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The Black-Scholes model is a mathematical model of a financial market. From it, the Black-Scholes formula was derived. The introduction of the formula in 1973 by three economists led to rapid growth in options trading.

This formula is widely used in global financial markets by traders and investors to calculate the theoretical price of European options, a type of financial security. These options can only be exercised at expiration.

The formula has been demonstrated to yield prices very close to the observed market prices.

The Black-Scholes formula requires complex mathematics. Fortunately, traders and investors who use it do not need to do the math. They can simply plug the required inputs into a financial calculator.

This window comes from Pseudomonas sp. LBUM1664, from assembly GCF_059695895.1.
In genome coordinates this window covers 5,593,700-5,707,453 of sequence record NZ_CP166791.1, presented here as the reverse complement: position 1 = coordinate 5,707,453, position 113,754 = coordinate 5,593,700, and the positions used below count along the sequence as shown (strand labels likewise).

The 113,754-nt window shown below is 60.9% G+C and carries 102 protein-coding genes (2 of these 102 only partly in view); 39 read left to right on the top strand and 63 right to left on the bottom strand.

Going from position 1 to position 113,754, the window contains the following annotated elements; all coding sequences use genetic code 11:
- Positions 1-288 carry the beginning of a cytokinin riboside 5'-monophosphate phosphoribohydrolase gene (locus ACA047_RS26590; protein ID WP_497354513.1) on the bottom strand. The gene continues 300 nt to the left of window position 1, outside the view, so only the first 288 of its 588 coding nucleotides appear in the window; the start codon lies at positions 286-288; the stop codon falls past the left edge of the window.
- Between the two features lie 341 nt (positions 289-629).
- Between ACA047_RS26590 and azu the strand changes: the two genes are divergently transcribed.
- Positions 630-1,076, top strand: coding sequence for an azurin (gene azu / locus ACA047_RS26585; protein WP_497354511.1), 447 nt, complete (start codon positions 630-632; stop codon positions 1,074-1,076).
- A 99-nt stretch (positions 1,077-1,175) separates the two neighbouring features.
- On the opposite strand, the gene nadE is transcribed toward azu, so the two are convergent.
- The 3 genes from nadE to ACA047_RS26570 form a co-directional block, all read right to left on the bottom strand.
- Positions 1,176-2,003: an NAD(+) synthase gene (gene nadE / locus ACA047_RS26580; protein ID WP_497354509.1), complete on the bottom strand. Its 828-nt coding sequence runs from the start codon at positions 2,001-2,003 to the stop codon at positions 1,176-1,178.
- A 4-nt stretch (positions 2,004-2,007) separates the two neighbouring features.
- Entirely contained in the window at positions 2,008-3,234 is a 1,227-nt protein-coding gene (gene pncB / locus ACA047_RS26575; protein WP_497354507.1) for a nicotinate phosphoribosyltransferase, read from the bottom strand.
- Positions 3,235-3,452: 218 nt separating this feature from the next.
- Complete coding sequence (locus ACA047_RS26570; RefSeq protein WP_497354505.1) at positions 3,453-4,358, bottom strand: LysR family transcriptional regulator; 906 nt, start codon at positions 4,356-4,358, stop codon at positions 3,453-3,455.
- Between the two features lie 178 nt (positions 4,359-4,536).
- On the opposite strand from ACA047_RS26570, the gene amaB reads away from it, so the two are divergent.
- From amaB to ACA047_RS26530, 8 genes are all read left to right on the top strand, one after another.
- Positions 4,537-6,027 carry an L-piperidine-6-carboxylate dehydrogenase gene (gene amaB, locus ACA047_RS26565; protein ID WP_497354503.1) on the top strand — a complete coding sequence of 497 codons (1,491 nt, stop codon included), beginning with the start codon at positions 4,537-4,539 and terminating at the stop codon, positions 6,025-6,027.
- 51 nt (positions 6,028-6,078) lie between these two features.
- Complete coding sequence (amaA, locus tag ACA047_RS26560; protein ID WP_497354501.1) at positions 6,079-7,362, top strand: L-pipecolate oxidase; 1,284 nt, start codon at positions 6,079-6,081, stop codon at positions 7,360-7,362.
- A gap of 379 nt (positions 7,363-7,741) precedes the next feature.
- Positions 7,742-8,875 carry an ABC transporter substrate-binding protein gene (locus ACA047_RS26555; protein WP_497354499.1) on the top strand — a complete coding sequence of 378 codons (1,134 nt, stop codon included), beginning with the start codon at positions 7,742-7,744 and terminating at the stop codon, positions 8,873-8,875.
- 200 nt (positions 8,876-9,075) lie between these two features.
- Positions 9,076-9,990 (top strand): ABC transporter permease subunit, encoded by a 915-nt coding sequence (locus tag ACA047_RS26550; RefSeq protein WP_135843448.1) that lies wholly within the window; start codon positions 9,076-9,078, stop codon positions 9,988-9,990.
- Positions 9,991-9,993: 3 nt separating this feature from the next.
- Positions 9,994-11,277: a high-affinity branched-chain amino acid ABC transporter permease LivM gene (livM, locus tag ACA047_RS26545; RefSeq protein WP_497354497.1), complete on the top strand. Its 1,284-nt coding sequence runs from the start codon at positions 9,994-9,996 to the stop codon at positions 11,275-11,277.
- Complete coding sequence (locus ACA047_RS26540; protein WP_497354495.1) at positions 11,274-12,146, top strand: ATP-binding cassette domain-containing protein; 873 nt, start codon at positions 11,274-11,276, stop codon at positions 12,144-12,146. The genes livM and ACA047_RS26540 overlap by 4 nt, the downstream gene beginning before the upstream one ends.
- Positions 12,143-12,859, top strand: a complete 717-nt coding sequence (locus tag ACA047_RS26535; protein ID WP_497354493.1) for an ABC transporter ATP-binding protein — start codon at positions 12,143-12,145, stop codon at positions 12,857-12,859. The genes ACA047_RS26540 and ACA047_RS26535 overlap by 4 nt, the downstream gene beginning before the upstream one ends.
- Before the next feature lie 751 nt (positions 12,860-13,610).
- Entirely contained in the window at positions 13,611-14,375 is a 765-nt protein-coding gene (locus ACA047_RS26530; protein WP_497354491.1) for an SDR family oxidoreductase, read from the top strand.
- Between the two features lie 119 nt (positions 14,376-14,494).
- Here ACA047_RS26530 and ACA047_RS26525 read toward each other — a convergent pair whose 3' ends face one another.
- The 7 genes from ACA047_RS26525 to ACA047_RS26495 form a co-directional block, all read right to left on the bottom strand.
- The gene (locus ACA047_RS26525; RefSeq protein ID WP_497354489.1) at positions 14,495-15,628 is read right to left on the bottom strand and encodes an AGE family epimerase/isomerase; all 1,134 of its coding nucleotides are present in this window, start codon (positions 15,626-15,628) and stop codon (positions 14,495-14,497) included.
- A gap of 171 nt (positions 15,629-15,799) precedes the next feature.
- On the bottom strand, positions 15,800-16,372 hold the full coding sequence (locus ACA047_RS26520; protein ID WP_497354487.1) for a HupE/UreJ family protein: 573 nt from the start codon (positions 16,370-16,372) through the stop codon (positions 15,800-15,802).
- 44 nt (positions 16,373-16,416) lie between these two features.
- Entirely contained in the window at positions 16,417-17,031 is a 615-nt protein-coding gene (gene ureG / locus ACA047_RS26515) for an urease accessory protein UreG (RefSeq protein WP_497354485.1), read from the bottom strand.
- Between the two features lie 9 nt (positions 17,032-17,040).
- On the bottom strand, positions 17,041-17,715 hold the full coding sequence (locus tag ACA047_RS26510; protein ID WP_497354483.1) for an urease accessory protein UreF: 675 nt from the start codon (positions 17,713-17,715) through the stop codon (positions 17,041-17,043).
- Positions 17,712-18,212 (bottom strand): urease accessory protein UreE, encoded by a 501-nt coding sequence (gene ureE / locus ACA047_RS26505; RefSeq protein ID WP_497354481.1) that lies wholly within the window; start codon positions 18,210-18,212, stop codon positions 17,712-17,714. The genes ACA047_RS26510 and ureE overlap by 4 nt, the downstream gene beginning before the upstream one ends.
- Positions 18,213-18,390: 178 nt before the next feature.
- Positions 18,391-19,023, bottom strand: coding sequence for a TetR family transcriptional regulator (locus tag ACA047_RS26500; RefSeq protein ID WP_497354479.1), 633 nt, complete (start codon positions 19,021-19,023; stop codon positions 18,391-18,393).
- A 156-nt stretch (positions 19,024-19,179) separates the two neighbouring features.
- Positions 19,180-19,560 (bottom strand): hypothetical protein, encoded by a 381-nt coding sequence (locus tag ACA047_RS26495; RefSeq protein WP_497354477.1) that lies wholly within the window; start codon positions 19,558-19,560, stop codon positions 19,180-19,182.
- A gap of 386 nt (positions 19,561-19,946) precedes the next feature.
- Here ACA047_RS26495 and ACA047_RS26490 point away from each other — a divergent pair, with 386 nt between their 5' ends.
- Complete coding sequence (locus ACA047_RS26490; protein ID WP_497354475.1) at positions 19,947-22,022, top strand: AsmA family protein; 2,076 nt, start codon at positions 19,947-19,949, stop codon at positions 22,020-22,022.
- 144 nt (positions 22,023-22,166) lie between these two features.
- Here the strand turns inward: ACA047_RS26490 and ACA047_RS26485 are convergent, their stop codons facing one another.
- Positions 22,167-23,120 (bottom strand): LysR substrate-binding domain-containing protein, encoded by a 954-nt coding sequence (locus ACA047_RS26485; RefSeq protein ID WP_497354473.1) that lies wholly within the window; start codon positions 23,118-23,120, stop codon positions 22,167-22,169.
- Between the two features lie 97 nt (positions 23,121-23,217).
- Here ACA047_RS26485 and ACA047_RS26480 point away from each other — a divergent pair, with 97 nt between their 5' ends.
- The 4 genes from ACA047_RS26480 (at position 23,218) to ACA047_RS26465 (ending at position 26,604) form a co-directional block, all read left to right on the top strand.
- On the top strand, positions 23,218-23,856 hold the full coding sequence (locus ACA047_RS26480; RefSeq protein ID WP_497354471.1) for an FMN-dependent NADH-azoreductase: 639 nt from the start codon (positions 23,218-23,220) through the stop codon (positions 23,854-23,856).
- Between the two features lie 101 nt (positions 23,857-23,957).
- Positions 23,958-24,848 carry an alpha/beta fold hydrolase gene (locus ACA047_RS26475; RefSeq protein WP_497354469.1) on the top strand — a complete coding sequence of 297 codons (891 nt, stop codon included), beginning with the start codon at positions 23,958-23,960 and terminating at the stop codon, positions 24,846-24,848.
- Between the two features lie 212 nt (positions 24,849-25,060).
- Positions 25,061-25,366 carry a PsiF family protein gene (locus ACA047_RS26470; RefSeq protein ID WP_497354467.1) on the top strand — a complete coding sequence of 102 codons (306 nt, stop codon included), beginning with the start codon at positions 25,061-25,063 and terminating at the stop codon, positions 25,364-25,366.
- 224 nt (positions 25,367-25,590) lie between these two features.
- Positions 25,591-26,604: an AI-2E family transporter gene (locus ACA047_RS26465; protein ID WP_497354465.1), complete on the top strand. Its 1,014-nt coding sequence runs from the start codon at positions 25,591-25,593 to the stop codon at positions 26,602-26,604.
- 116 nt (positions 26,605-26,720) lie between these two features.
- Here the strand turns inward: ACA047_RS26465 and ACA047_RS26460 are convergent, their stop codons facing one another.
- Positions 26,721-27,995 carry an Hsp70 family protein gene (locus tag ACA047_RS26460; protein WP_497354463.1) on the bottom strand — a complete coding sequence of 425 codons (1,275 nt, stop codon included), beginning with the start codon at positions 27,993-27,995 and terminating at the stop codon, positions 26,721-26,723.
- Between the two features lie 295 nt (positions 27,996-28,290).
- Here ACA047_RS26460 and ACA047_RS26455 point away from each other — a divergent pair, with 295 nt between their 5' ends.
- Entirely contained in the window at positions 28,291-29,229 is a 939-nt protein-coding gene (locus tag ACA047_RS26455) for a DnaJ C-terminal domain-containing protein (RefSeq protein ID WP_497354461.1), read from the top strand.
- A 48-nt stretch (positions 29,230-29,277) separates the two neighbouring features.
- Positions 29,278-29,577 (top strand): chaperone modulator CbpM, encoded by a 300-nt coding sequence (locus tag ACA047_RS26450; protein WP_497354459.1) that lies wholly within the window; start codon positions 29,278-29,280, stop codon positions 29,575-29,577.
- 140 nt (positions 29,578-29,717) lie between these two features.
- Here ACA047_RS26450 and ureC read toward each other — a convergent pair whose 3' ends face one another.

The necessary inputs are:

- the underlying stock's price

- the option's strike price

- time to the option's expiry

- volatility of the stock

- time value of money (or risk free interest rate)

The Black-Scholes model does not take into account dividends paid during the life of the option.

The model is also known as the Black-Scholes-Merton Model. Black, Scholes and Merton were the economists who introduced the mathematical model in 1973. Although Black’s death in 1995 excluded him from the award, Scholes and Merton won the 1997 Nobel Prize in Economics for their work.

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